Henry (Pappy) Gault

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Henry (Pappy) Gault

Name: Pappy Gault
Birth Name: William Henry Gault Jr.
Born: 1929-02-08
Birthplace: Spartanburg, South Carolina, USA
Died: 1971-12-29 (Age:42)
Nationality: US American
Hometown: Spartanburg, South Carolina, USA
Stance: Orthodox
Height: 5′ 3″   /   160cm
Reach: 64″   /   163cm
Boxing Record: click

Division: Bantamweight
Manager: Chris Cline

Henry Gault was shot and killed in 1972 at the age of 42.

Not everyone familiar with local boxing legend 'Pappy' Gault's Olympic ties By CRAIG PETERS craig.peters@shj.com Published: Tuesday, August 5, 2008 at 3:15 a.m. Last Modified: Tuesday, August 5, 2008 at 2:48 p.m.

William Henry "Pappy" Gault knew his way around a boxing ring. Those who remember him say that was undisputed. Enlarge

"Pappy" Gault's blue Olympic blazer and New Testament.

However, a few people familiar with Spartanburg history recently said they were not aware that the native son's storied career included five circular rings - the symbol of the Olympics.

Sixty years ago, Gault and Frankie Sodano battled for the right to represent the United States in the bantamweight slot at the 1948 London games. Sodano got the nod after a split decision, but Gault also set sail on the SS America as an alternate eager to represent his hometown and homeland. "He was a little disappointed he didn't make first team, but pleased to be going," said Ray Thompson Sr., who was Gault's boss in the Herald-Journal mailroom for many years. "It was a real treat for him to go to the Olympics."

Born Feb. 9, 1929, Gault said growing up was a struggle, prompting interest in boxing. He explained, "I was always fighting to survive anyway, so I just started working on my style."

He combined strength with strategy, power with poise. Every drop of sweat testified to his fierce intensity inside the ring.

Hr traveled for bouts from Asheville, N.C. to Australia, but Gault always returned to Spartanburg.

Earlier in 1948 - just two years after his first amateur fight - Gault won the National Golden Gloves flyweight championship at New York's Madison Square Garden. Gault returned to New York to depart for the Olympics, leaving on a luxury liner with 259 other Olympians including another alternate, Doug Ellwood of Port Allen, La. Gault befriended Ellwood, an NCAA champ, and each man recorded a victory in a competition with Irish fighters in Dublin before returning to the United States.

The pair teamed up again after Ellwood moved to Spartanburg about a decade later to teach boxing lessons to youngsters, including their sons, Billy Gault, Doug Ellwood Jr. and Patrick Ellwood.

Doug Ellwood Jr. said he stuck with boxing through junior high school.

"After that, it gets pretty serious," he said. "Pappy's son stayed with it longer. The rest of us realized (the sport's severity) about the time we hit 15 or 16 years old."

Both Pappy Gault and the elder Ellwood died tragic deaths. Gault was 42 years old when he was shot and killed on Dec. 30, 1971. Ellwood was 36 when he died from injuries sustained in a car wreck in October 1961.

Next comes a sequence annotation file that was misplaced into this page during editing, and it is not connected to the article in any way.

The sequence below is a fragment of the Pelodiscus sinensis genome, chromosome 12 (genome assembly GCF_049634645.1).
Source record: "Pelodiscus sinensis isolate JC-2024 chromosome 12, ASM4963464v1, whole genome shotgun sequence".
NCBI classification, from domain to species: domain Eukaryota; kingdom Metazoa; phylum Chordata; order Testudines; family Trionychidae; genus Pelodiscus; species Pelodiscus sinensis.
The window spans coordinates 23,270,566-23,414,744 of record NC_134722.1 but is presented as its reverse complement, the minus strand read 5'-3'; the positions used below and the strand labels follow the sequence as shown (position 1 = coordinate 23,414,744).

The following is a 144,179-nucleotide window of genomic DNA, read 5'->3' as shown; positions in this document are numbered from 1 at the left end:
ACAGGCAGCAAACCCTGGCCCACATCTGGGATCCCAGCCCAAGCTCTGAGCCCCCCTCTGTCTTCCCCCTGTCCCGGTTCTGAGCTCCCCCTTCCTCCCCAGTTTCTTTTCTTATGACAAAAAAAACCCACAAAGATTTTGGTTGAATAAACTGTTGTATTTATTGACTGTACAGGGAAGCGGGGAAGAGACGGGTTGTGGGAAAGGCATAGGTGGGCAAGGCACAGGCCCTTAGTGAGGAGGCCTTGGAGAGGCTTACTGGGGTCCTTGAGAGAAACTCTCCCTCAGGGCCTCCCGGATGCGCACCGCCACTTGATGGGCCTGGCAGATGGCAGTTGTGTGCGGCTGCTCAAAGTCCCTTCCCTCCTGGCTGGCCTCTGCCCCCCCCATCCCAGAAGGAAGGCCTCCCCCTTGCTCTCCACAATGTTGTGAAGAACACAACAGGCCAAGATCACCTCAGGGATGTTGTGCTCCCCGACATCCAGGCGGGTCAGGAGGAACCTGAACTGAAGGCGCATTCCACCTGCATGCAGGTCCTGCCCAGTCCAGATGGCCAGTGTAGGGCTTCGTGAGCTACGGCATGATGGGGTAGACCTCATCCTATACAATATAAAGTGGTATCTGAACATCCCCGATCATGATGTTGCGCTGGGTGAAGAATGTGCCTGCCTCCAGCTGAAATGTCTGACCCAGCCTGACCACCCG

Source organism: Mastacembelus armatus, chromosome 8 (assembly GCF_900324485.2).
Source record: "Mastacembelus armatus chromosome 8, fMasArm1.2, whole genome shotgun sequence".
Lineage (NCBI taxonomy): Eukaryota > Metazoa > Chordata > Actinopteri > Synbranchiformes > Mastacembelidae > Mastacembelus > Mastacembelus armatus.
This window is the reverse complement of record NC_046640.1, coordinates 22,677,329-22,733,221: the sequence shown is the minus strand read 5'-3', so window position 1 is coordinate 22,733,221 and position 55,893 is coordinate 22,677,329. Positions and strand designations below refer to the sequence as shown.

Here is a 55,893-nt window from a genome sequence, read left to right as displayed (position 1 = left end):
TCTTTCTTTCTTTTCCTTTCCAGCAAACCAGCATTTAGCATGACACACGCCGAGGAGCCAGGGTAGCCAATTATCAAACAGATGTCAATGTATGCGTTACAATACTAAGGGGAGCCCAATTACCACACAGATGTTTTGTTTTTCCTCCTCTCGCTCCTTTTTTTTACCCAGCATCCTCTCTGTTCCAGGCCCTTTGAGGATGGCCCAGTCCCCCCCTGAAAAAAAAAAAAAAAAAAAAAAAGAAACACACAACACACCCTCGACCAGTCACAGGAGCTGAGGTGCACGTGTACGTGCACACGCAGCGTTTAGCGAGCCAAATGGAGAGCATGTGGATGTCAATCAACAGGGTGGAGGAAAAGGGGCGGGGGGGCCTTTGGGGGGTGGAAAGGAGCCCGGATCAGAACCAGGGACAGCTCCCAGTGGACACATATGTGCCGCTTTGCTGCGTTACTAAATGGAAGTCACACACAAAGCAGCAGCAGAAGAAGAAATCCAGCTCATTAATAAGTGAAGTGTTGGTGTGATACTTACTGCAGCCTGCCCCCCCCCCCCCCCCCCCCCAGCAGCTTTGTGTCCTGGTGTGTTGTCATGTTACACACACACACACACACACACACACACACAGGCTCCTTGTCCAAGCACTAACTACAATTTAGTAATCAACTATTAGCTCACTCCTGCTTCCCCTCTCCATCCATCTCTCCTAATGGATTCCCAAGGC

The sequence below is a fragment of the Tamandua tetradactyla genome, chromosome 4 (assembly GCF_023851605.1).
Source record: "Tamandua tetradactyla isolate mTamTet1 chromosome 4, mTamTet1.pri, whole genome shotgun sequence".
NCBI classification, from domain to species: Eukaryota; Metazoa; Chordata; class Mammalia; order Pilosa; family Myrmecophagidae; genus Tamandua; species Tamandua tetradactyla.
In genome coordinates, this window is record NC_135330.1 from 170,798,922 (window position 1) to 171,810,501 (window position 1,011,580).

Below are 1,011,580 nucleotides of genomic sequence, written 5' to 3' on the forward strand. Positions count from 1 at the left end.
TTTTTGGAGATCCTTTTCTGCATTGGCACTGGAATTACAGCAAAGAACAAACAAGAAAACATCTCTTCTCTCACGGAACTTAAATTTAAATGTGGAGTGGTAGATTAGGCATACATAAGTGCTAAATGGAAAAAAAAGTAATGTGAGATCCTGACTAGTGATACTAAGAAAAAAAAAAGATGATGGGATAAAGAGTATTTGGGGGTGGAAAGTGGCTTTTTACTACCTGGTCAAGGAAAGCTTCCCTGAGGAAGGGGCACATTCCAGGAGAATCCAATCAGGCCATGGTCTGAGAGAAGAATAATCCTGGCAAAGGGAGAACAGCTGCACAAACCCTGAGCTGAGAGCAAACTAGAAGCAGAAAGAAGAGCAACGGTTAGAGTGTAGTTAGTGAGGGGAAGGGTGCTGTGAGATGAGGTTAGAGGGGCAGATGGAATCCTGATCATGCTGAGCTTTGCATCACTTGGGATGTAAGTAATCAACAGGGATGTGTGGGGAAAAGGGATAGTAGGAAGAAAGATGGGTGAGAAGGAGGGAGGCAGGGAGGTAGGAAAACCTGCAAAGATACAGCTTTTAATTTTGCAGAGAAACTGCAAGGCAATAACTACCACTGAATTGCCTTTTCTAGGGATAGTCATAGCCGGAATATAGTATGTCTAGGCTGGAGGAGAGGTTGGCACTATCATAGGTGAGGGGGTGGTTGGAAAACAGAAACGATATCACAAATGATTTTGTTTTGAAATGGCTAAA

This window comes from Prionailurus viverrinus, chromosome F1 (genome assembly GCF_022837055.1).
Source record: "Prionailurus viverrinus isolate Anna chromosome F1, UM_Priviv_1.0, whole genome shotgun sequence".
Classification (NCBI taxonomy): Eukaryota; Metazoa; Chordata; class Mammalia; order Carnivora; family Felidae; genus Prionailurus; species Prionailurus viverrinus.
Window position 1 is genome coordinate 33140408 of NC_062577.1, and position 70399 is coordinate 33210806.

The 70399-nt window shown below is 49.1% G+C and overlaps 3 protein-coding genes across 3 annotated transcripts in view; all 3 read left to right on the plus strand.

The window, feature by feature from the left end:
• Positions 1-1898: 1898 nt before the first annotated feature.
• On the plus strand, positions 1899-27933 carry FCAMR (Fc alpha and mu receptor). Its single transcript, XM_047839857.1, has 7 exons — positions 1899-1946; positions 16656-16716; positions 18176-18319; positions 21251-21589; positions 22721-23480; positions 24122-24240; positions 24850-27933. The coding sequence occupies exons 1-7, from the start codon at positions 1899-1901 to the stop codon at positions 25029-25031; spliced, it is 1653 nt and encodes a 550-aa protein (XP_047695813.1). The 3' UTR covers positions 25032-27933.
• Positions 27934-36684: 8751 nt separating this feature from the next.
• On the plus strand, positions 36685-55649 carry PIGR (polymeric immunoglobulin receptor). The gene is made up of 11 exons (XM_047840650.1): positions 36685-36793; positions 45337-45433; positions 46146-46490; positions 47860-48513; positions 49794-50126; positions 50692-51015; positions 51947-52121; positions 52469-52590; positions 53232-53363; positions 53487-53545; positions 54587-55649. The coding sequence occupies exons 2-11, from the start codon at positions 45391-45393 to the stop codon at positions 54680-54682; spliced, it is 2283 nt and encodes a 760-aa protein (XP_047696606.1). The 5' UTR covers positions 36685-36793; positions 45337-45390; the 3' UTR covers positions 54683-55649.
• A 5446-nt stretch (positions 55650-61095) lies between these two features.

Allen Carroll Pruitt was convicted for the murder of Gault and Douglas Chesney. Witnesses said Pruitt tagged along with Gault and Chesney as they left a gambling house. Gault and Chesney were found in a car on Snake Road. Pappy Gault went 65-4 as an amateur boxer and then competed professionally in 78 fights, going 53-19-6 from 1948 to 1956. Gault won the North American Bantamweight title in a 12-rounder against Fernando Gagnon in Quebec in 1952, but lost it the following year in a 12-rounder against Billy Peacock in Brooklyn.

Billy Gault, who was born in 1949, said he didn't remember his father talking about the Olympic experience. Nor did his sister, Louanne Doan, who now lives in Mobile, Ala. Billy Gault, however, has kept a blue blazer with an Olympic crest and a copy of the New Testament in mint condition. Both items were given to all attendees in 1948. Pappy Gault went 65-4 as an amateur boxer and then competed professionally in 78 fights, going 53-19-6 from 1948 to 1956. Gault won the North American Bantamweight title in a 12-rounder against Fernando Gagnon in Quebec in 1952, but lost it the following year in a 12-rounder against Billy Peacock in Brooklyn.

Billy Gault, who was born in 1949, said he didn't remember his father talking about the Olympic experience. Nor did his sister, Louanne Doan, who now lives in Mobile, Ala. Billy Gault, however, has kept a blue blazer with an Olympic crest and a copy of the New Testament in mint condition. Both items were given to all attendees in 1948.Spartanburg. Other career highlights stood above his trip to London. But Gault the man, at 5-foot-3, stood above the accolades and on the same plane as the people of Spartanburg.

His compassion and friendliness, even to strangers, trademarked the man.

Ellwood Jr. knew that first hand.

"He was great," Ellwood said. "After my dad died, he took me and my brother under his wing."



Preceded by:
Asuncion Llanos
New York Golden Gloves Tournament of Champions
Flyweight Champion

1948
Succeeded by:
Eugene Smith
Preceded by:
Asuncion Llanos
Intercity Golden Gloves
Flyweight Champion

1948
Succeeded by:
Eugene Smith



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